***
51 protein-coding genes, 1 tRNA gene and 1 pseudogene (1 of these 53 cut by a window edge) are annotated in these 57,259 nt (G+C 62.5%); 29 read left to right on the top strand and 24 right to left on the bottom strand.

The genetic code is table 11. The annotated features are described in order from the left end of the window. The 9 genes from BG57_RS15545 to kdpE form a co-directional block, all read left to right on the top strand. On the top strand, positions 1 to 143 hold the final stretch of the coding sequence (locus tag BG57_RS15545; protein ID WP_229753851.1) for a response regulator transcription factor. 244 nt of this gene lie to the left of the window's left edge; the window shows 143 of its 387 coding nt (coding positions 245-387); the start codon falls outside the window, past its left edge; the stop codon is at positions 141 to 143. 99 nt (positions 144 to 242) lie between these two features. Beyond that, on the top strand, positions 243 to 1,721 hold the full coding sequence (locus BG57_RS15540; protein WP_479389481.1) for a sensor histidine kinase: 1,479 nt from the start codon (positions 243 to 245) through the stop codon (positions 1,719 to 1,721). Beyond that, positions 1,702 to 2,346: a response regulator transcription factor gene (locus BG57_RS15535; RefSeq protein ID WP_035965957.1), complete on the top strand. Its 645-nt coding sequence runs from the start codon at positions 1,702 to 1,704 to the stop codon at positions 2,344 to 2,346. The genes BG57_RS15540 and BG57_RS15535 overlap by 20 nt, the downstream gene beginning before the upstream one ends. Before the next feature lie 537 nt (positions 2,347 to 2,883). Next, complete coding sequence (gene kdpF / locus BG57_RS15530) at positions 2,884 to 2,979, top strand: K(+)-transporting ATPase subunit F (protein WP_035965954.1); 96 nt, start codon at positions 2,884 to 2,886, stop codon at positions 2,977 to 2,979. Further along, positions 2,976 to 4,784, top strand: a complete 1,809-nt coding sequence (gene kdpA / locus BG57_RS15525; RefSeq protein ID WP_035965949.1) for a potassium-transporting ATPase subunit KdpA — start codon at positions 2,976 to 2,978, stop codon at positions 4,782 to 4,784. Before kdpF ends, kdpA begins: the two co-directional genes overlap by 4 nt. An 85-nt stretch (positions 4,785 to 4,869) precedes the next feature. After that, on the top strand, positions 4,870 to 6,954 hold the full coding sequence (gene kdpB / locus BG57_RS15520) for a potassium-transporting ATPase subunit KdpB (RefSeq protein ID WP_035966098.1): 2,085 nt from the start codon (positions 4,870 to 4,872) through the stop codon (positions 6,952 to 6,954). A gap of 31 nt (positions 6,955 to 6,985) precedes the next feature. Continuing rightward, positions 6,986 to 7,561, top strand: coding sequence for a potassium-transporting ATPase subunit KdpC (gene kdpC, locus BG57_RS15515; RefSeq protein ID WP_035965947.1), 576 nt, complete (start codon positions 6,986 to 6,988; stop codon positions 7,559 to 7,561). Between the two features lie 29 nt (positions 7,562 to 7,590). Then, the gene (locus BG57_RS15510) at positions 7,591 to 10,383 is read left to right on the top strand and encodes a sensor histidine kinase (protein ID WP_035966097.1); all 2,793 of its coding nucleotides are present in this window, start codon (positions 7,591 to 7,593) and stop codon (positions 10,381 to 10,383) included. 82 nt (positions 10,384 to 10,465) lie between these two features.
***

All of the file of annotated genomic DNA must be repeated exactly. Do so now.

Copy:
51 protein-coding genes, 1 tRNA gene and 1 pseudogene (1 of these 53 cut by a window edge) are annotated in these 57,259 nt (G+C 62.5%); 29 read left to right on the top strand and 24 right to left on the bottom strand.

The genetic code is table 11. The annotated features are described in order from the left end of the window. The 9 genes from BG57_RS15545 to kdpE form a co-directional block, all read left to right on the top strand. On the top strand, positions 1 to 143 hold the final stretch of the coding sequence (locus tag BG57_RS15545; protein ID WP_229753851.1) for a response regulator transcription factor. 244 nt of this gene lie to the left of the window's left edge; the window shows 143 of its 387 coding nt (coding positions 245-387); the start codon falls outside the window, past its left edge; the stop codon is at positions 141 to 143. 99 nt (positions 144 to 242) lie between these two features. Beyond that, on the top strand, positions 243 to 1,721 hold the full coding sequence (locus BG57_RS15540; protein WP_479389481.1) for a sensor histidine kinase: 1,479 nt from the start codon (positions 243 to 245) through the stop codon (positions 1,719 to 1,721). Beyond that, positions 1,702 to 2,346: a response regulator transcription factor gene (locus BG57_RS15535; RefSeq protein ID WP_035965957.1), complete on the top strand. Its 645-nt coding sequence runs from the start codon at positions 1,702 to 1,704 to the stop codon at positions 2,344 to 2,346. The genes BG57_RS15540 and BG57_RS15535 overlap by 20 nt, the downstream gene beginning before the upstream one ends. Before the next feature lie 537 nt (positions 2,347 to 2,883). Next, complete coding sequence (gene kdpF / locus BG57_RS15530) at positions 2,884 to 2,979, top strand: K(+)-transporting ATPase subunit F (protein WP_035965954.1); 96 nt, start codon at positions 2,884 to 2,886, stop codon at positions 2,977 to 2,979. Further along, positions 2,976 to 4,784, top strand: a complete 1,809-nt coding sequence (gene kdpA / locus BG57_RS15525; RefSeq protein ID WP_035965949.1) for a potassium-transporting ATPase subunit KdpA — start codon at positions 2,976 to 2,978, stop codon at positions 4,782 to 4,784. Before kdpF ends, kdpA begins: the two co-directional genes overlap by 4 nt. An 85-nt stretch (positions 4,785 to 4,869) precedes the next feature. After that, on the top strand, positions 4,870 to 6,954 hold the full coding sequence (gene kdpB / locus BG57_RS15520) for a potassium-transporting ATPase subunit KdpB (RefSeq protein ID WP_035966098.1): 2,085 nt from the start codon (positions 4,870 to 4,872) through the stop codon (positions 6,952 to 6,954). A gap of 31 nt (positions 6,955 to 6,985) precedes the next feature. Continuing rightward, positions 6,986 to 7,561, top strand: coding sequence for a potassium-transporting ATPase subunit KdpC (gene kdpC, locus BG57_RS15515; RefSeq protein ID WP_035965947.1), 576 nt, complete (start codon positions 6,986 to 6,988; stop codon positions 7,559 to 7,561). Between the two features lie 29 nt (positions 7,562 to 7,590). Then, the gene (locus BG57_RS15510) at positions 7,591 to 10,383 is read left to right on the top strand and encodes a sensor histidine kinase (protein ID WP_035966097.1); all 2,793 of its coding nucleotides are present in this window, start codon (positions 7,591 to 7,593) and stop codon (positions 10,381 to 10,383) included. 82 nt (positions 10,384 to 10,465) lie between these two features.